Eagle Forum Legislative Alerts

Thursday, December 03, 2015

Congress Should Hold Hearings on Fantasy Football

A new form of gambling has suddenly appeared in America, and the outfits raking in the money claim that what they’re doing is perfectly legal. In the last four years, two recently formed companies, DraftKings and FanDuel, have collected billions from the mostly young men who place bets on what is called fantasy football. Many people first heard about this when a DraftKings employee won $350,000 for coming in second place in a FanDuel contest that cost $25 to enter and featured $5 million in cash winnings, including $1 million to the winner. The New York Attorney General is investigating whether the employee benefited from inside information, but the bigger question is the eye-popping jackpot.

It’s illegal in most places to bet on actual NFL games, but fantasy football enables participants to do something similar by betting on fantasy teams that win or lose based on how real NFL players perform each week in real NFL games. Participants then boost the audience for sports channels by wasting hours watching out-of-town teams that affect the outcome of their statistics on fantasy football leagues. The National Football League has long sought to protect football’s reputation as America’s most popular sport by prohibiting legal bets on real football games, but the opportunity of drawing a new audience of obsessive football fans to cable TV was irresistible for the NFL.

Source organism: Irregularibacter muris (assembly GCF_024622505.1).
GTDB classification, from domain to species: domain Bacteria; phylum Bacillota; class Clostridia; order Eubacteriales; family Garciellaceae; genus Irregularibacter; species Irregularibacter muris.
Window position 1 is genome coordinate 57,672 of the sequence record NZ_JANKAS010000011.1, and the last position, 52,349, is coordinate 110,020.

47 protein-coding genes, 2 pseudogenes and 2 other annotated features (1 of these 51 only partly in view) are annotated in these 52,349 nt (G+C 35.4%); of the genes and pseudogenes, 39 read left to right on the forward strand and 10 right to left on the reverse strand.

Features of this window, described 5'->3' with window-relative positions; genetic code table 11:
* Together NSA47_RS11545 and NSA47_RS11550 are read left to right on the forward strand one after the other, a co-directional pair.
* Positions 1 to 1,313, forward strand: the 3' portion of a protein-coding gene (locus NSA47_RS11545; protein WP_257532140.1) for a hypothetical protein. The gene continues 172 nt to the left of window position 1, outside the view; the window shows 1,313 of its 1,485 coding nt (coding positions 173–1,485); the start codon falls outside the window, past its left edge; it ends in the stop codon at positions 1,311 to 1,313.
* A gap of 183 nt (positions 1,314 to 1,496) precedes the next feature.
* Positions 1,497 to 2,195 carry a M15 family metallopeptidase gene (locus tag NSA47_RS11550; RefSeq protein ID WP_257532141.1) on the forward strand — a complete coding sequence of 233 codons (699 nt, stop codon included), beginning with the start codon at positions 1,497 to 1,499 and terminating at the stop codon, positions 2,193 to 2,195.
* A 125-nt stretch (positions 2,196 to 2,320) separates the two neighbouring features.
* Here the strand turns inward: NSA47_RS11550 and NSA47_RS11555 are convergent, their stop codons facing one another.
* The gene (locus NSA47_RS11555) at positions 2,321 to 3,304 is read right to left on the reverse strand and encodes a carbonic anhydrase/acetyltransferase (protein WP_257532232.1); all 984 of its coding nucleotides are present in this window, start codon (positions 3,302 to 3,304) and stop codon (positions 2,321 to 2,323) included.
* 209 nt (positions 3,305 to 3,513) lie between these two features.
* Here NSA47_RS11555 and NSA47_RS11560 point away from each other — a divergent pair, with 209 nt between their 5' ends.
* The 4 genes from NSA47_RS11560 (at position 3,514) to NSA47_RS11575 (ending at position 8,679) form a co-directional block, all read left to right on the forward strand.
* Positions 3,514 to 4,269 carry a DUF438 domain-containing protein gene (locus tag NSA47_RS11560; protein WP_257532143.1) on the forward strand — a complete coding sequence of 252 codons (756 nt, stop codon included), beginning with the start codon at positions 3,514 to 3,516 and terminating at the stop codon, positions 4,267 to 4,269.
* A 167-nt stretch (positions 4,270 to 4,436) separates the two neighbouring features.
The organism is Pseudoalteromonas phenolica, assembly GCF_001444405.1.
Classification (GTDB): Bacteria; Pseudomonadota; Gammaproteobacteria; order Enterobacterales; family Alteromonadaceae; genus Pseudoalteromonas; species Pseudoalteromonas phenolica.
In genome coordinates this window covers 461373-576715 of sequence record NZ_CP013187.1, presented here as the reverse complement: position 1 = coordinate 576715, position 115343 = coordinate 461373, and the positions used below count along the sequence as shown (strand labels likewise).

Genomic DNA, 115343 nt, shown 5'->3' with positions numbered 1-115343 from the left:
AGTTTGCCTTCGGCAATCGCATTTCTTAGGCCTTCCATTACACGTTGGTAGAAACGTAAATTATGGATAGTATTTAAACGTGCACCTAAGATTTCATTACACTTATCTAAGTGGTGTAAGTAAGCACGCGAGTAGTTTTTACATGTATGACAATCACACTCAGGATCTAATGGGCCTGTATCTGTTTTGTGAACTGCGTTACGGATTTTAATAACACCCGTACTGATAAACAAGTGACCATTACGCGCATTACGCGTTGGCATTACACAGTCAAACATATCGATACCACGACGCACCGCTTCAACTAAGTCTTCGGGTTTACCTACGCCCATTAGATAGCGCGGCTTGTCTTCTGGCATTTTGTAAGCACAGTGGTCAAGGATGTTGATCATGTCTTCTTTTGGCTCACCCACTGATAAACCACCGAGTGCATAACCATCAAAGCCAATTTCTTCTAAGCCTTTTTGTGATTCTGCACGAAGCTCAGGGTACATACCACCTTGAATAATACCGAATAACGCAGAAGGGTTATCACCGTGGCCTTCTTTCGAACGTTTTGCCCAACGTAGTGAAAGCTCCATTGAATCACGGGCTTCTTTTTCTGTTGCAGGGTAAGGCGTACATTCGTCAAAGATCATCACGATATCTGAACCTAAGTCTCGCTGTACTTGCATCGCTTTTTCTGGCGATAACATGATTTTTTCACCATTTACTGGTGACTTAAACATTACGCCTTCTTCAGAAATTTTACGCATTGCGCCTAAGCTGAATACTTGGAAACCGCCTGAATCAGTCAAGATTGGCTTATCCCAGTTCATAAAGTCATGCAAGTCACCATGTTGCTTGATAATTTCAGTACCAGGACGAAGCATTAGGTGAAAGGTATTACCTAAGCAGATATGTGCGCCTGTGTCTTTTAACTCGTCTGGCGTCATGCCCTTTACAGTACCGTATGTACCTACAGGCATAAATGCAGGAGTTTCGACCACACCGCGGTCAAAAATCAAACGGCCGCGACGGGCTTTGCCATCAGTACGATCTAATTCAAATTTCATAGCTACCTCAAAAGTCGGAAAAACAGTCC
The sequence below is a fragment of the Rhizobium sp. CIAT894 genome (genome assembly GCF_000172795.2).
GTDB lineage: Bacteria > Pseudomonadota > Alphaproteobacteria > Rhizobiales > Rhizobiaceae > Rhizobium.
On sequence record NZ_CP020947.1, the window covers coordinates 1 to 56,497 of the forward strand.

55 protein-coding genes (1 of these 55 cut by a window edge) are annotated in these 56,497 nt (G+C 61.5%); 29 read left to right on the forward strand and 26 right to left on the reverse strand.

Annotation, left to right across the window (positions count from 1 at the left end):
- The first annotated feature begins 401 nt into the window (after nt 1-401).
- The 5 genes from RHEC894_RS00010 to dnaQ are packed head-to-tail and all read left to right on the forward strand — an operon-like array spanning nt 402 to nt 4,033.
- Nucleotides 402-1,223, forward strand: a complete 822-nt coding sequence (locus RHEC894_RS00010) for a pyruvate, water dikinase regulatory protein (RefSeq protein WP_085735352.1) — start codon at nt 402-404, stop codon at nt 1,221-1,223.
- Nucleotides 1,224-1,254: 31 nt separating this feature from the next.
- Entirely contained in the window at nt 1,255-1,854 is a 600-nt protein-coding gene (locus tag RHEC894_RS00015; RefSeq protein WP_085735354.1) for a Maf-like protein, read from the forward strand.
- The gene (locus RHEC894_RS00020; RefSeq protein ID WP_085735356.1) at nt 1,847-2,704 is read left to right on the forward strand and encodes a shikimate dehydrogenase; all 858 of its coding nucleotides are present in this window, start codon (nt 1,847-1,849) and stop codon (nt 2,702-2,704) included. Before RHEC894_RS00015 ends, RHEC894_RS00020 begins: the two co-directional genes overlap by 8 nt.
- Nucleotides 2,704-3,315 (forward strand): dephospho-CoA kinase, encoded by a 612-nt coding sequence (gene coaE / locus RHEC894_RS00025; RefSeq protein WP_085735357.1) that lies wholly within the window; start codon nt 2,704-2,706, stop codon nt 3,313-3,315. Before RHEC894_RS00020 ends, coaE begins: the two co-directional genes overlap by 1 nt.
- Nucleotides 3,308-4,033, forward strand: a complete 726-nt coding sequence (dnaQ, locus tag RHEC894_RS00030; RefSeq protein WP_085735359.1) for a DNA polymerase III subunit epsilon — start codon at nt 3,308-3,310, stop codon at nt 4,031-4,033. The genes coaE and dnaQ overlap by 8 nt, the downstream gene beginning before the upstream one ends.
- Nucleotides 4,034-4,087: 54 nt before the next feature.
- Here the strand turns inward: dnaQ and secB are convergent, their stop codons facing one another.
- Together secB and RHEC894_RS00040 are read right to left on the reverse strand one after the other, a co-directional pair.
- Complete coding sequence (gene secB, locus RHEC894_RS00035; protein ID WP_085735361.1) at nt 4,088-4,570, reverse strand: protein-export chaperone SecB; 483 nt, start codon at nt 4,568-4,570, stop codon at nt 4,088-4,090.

Gambling in America has always been strictly limited to state-sponsored lotteries, state-regulated casinos, and horse racing. Federal laws prohibit any form of interstate gambling where bets are placed by telephone or through the mail, so how is it that this new fantasy sport can fly under the radar of federal gaming laws? Tune in tomorrow to find out.

Listen to the radio commentary here:

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